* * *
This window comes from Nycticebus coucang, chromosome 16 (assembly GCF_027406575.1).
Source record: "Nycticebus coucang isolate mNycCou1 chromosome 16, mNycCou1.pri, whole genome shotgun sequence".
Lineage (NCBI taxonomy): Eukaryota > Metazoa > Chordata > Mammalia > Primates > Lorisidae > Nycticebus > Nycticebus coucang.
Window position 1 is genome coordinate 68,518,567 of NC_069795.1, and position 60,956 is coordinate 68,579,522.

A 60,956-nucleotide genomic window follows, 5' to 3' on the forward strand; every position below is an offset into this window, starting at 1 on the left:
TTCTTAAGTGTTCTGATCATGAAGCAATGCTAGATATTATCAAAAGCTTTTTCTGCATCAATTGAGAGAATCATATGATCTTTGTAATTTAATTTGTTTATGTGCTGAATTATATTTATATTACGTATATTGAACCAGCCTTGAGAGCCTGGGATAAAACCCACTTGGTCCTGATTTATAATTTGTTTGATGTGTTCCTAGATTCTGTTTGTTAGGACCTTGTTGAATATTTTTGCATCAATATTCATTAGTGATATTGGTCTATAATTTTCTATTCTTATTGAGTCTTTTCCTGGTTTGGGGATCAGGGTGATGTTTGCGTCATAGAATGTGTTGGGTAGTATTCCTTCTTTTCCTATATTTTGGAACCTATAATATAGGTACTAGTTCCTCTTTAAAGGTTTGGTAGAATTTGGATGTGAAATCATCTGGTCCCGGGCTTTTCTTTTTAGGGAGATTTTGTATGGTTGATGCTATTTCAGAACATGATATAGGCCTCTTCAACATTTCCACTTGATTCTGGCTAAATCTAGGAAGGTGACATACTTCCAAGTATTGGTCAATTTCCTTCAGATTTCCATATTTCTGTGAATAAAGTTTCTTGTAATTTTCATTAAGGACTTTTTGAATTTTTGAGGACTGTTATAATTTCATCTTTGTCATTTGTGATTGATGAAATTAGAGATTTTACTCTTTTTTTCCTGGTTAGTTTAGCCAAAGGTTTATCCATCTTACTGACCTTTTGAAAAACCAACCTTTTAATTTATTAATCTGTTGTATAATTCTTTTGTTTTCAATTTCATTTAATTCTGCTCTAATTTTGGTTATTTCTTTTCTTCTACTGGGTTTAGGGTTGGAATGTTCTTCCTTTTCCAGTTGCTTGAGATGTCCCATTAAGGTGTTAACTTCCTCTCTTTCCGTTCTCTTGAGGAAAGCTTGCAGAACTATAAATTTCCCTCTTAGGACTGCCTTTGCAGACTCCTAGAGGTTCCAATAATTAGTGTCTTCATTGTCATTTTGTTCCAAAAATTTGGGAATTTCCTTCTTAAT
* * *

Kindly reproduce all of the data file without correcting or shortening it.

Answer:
This window comes from Nycticebus coucang, chromosome 16 (assembly GCF_027406575.1).
Source record: "Nycticebus coucang isolate mNycCou1 chromosome 16, mNycCou1.pri, whole genome shotgun sequence".
Lineage (NCBI taxonomy): Eukaryota > Metazoa > Chordata > Mammalia > Primates > Lorisidae > Nycticebus > Nycticebus coucang.
Window position 1 is genome coordinate 68,518,567 of NC_069795.1, and position 60,956 is coordinate 68,579,522.

A 60,956-nucleotide genomic window follows, 5' to 3' on the forward strand; every position below is an offset into this window, starting at 1 on the left:
TTCTTAAGTGTTCTGATCATGAAGCAATGCTAGATATTATCAAAAGCTTTTTCTGCATCAATTGAGAGAATCATATGATCTTTGTAATTTAATTTGTTTATGTGCTGAATTATATTTATATTACGTATATTGAACCAGCCTTGAGAGCCTGGGATAAAACCCACTTGGTCCTGATTTATAATTTGTTTGATGTGTTCCTAGATTCTGTTTGTTAGGACCTTGTTGAATATTTTTGCATCAATATTCATTAGTGATATTGGTCTATAATTTTCTATTCTTATTGAGTCTTTTCCTGGTTTGGGGATCAGGGTGATGTTTGCGTCATAGAATGTGTTGGGTAGTATTCCTTCTTTTCCTATATTTTGGAACCTATAATATAGGTACTAGTTCCTCTTTAAAGGTTTGGTAGAATTTGGATGTGAAATCATCTGGTCCCGGGCTTTTCTTTTTAGGGAGATTTTGTATGGTTGATGCTATTTCAGAACATGATATAGGCCTCTTCAACATTTCCACTTGATTCTGGCTAAATCTAGGAAGGTGACATACTTCCAAGTATTGGTCAATTTCCTTCAGATTTCCATATTTCTGTGAATAAAGTTTCTTGTAATTTTCATTAAGGACTTTTTGAATTTTTGAGGACTGTTATAATTTCATCTTTGTCATTTGTGATTGATGAAATTAGAGATTTTACTCTTTTTTTCCTGGTTAGTTTAGCCAAAGGTTTATCCATCTTACTGACCTTTTGAAAAACCAACCTTTTAATTTATTAATCTGTTGTATAATTCTTTTGTTTTCAATTTCATTTAATTCTGCTCTAATTTTGGTTATTTCTTTTCTTCTACTGGGTTTAGGGTTGGAATGTTCTTCCTTTTCCAGTTGCTTGAGATGTCCCATTAAGGTGTTAACTTCCTCTCTTTCCGTTCTCTTGAGGAAAGCTTGCAGAACTATAAATTTCCCTCTTAGGACTGCCTTTGCAGACTCCTAGAGGTTCCAATAATTAGTGTCTTCATTGTCATTTTGTTCCAAAAATTTGGGAATTTCCTTCTTAAT